The evolution of genome editing technology based on CRISPR (clustered regularly interspaced short palindromic repeats) system has led to a paradigm shift in biological research. CRISPR/Cas9-guide RNA complexes enable rapid and efficient genome editing in mammalian cells. This system induces double-stranded DNA breaks (DSBs) at target sites and most DNA breakages induce mutations as small insertions or deletions (indels) by non-homologous end joining (NHEJ) repair pathway. However, for more precise correction as knock-in or replacement of DNA base pairs, using the homology-directed repair (HDR) pathway is essential. Until now, many trials have greatly enhanced knock-in or substitution efficiency by increasing HDR efficiency, or newly developed methods such as Base Editors (BEs). However, accuracy remains unsatisfactory. In this review, we summarize studies to overcome the limitations of HDR using the CRISPR system and discuss future direction.
Genetically engineered mice are valuable subjects for developmental and pathomechanism studies. However, the traditional gene targeting method through embryonic stem cells (ESCs) has been time-consuming and costly. In 2013, the Jaenisch group introduced conducting gene modified mice in a one-step generation using clustered regularly interspaced short palindromic repeats (CRISPR)-CRISPR associated protein 9 (Cas9) genome engineering technology (1, 2). Since the CRISPR/Cas9-mediated system originated from the prokaryotic immune system (3–6), it enabled rapid and efficient genome editing in mammalian cells (7–11).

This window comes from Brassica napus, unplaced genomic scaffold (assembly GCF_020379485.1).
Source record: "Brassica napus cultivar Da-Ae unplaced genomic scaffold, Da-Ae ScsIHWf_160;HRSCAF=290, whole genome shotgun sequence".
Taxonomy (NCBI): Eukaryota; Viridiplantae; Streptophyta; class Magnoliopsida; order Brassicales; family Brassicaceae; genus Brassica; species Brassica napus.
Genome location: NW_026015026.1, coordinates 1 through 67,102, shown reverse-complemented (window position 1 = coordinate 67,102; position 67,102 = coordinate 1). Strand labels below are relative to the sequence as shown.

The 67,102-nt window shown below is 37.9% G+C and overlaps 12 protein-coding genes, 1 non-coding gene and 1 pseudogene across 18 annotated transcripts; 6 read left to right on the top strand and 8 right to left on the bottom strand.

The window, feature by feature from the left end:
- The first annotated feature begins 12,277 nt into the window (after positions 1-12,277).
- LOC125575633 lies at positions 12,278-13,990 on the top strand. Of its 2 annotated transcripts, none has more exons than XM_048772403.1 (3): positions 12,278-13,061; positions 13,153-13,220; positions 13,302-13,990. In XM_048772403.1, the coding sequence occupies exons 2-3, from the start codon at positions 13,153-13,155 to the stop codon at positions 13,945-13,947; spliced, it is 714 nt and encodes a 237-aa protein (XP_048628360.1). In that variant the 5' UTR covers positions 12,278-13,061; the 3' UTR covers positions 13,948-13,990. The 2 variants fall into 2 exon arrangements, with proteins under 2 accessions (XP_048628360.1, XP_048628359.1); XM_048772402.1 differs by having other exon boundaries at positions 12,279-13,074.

This system opened a new era in genome biology fields including animal, plants, and human genetic disease (12–15). Programmable endonuclease Cas9 with guide RNA (gRNA) induce DNA double-strand breaks (DSBs) on the target DNA sequences, and DSBs are repaired by non-homologous end-joining (NHEJ) or homology-directed repair (HDR) pathway, mainly (16–18). Among them, NHEJ is a predominant repair mechanism in higher eukaryotic cells or organisms. Therefore, after DSBs, NHEJ works dominantly and generates small insertions or deletions (indels), resulting in frame shifts at target genes eventually (19–21). Taking advantage of these characteristics, the efficient knock-out study through NHEJ pathway has been developed extensively in the genome editing field. However, since the NHEJ repair mechanism induces uncontrollable random mutations on target loci, NHEJ conjugated technologies showed limitations for precise genome editing, such as designated insertions and single-nucleotide substitutions (2, 22).
To overcome these limitations, many scientists made an effort to develop methods to insert donor template DNA using the HDR pathway, to perform precise gene editing. However, it was difficult to use HDR mechanism in gene editing unrestricted because of its extremely low efficiency. In mammalian cells, NHEJ is the major source of the DNA repair mechanism competing with the HDR pathway. Therefore, for more efficient HDR-mediated precise genome editing, numerous researchers have attempted to enhance HDR pathway or/and suppress NHEJ pathway by targeting key factors (23–25).
Recently, a new technology called base editors (BEs) has been introduced to overcome low accuracy of NHEJ and low efficiency of HDR. These powerful editing tools can change single nucleotide without DNA DSBs in cells (26, 27). BEs are composed of catalytically impaired Cas9 variant with deaminase classified as cytosine base editors (CBEs) and adenine base editors (ABEs), allowing direct conversion from C to T or A to G (28–30). Recent reports showed that various applications using base editors enable single nucleotide substitutions in mammalian genome successfully (31–35). Although it is clear that base-editing technique is an innovative development, limitations remain in the case of single base substitution, as well as insufficient accuracy/efficacy